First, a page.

The Asthma Society of Ireland (ASI) has explained in full what severe asthma is, after many people were confused about who should be cocooning or not during the COVID-19 crisis.
People who are considered "extremely medically vulnerable", including those with severe asthma and severe COPD, were told to cocoon by the Taoiseach, Leo Varadkar, on March 27.
While this was to be until April 12, this date is widely expected to be extended.
People in this extremely medically vulnerable category are considered to be at a higher risk of suffering complications if they do contract COVID-19.
According to the ASI, since the announcement, people have been contacting it seeking clarity on what is meant by severe asthma.
"We were overrun by requests to our offices and to our Adviceline service looking for an exact definition of severe asthma. There was confusion as to what exactly classed someone's asthma as severe asthma and who should cocoon.
"It is not simply a description of how a patient's symptoms feel to them, as some patients believe. This makes it challenging for patients to know if they should cocoon, and they need our support to make this important health decision," explained ASI chief executive, Sarah O'Connor.
Working with its medical advisory group, the charity has put together the following definition for those with asthma and their family members.
"Asthma exists on a spectrum. Severe asthma is a more difficult to manage form of the condition. Severe asthma is recognised by doctors through categorising the type, strength and dose of medication prescribed that the patient requires to keep their asthma in control, and whether they have needed hospital treatment within the past 12 months.
"It can take months or years to diagnose a patient with severe asthma, as doctors may try different treatments to manage it," the ASI said.
It has compiled more information about this on its website and this guidance "allows patients to work through a number of steps to establish if their medication strength and type indicates that they have severe asthma".
"If patients need any help in determining whether or not they should cocoon, we encourage you to contact our free call-back Adviceline service and speak to our specialist nurses, who will be happy to help you," the charity explained.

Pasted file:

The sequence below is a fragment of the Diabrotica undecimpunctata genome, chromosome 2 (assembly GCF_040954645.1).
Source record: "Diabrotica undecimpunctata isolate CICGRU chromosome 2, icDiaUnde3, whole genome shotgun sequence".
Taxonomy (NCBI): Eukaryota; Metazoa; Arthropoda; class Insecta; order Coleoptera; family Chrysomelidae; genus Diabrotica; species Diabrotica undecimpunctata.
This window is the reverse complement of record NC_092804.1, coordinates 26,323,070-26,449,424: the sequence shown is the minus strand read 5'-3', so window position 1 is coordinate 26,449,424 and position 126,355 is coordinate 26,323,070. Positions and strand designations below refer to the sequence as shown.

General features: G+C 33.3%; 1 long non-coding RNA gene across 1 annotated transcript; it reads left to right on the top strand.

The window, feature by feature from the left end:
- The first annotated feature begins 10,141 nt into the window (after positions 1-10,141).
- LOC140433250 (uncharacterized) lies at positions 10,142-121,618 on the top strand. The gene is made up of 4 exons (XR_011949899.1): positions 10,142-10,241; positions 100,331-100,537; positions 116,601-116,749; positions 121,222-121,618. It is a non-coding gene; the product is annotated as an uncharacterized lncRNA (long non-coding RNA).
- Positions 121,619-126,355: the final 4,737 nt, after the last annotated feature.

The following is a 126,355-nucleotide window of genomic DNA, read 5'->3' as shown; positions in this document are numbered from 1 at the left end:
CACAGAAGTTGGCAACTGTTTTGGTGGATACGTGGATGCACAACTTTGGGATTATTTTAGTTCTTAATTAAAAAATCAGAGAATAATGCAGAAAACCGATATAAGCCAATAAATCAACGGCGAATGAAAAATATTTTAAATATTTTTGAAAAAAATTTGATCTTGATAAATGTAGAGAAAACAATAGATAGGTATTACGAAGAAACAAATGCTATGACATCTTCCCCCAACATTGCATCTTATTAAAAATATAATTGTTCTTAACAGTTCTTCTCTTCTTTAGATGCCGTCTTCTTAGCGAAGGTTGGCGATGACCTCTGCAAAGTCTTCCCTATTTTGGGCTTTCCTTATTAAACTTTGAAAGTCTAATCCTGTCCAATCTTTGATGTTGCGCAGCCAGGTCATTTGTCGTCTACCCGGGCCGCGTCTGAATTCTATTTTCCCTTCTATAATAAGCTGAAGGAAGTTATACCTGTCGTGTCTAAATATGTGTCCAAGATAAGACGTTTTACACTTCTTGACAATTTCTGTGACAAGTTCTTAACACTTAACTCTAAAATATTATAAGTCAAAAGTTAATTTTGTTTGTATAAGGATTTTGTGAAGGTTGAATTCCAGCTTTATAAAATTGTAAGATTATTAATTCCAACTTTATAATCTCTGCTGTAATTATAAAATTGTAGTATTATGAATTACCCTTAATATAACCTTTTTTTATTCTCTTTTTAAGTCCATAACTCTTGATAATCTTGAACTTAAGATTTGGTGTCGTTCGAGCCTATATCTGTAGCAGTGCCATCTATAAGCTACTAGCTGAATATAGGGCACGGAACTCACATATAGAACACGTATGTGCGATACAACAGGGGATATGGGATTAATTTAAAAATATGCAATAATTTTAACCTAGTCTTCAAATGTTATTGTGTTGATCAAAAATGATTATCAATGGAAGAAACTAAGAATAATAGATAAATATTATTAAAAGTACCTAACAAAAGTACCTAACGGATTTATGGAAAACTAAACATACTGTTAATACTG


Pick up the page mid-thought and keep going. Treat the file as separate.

According to Dr Marcus Butler, a respiratory consultant and ASI medical director, severe asthma has only had an agreed definition internationally since 2014.
He advised people to check the ASI website, speak to the ASI Adviceline, or contact their GP or consultant if they need further clarification.
"The HSE is implementing appropriate measures to protect this group during the crisis and we recommend that guidance from the HSE and the Department of Health, including cocooning for severe asthma patients, is strictly adhered to," Dr Butler added.
This was backed up by Ms O'Connor, who appealed to people with severe asthma to cocoon until at least April 12, and longer if advised.
"People with severe asthma are considered at higher risk if they do catch coronavirus and for this reason, cocooning is advised for their own safety. Family, carers, neighbours and our public services will help ensure you have the support you need.
"If you are living with someone or caring for someone who is cocooning, please give them as much support as you can, while also avoiding all unnecessary face-to-face contact and maintaining physical distance," she said.
Meanwhile, according to Dr Dermot Nolan, clinical lead for asthma for the Irish College of General Practitioners (ICGP), there is not data to suggest that people with asthma are more likely to get COVID-19, "but they may struggle with the virus if they do contract it, so they must be extra vigilant".
"There is every need to ensure that they adhere to all HSE and Department of Health guidelines and take sufficient care at this crucial stage.
"The vast majority of people with respiratory conditions can continue to get out for fresh air and exercise once a day, and even to work if necessary. If you are an essential healthcare worker, we recommend that you discuss your workplace exposure risk and your asthma-related risk of severe illness from COVID-19 with your occupational health department and/or your regular asthma doctor, as the context for each worker is different," he noted.
Anyone with asthma or COPD should monitor their condition carefully and telephone their doctor to let them know about any additional symptoms they may be experiencing, such as a fever or new cough.
For more information on cocooning and severe asthma, click here.
The Asthma and COPD Adviceline can be contacted on 1800 44 54 64.
Discussions on this topic are now closed.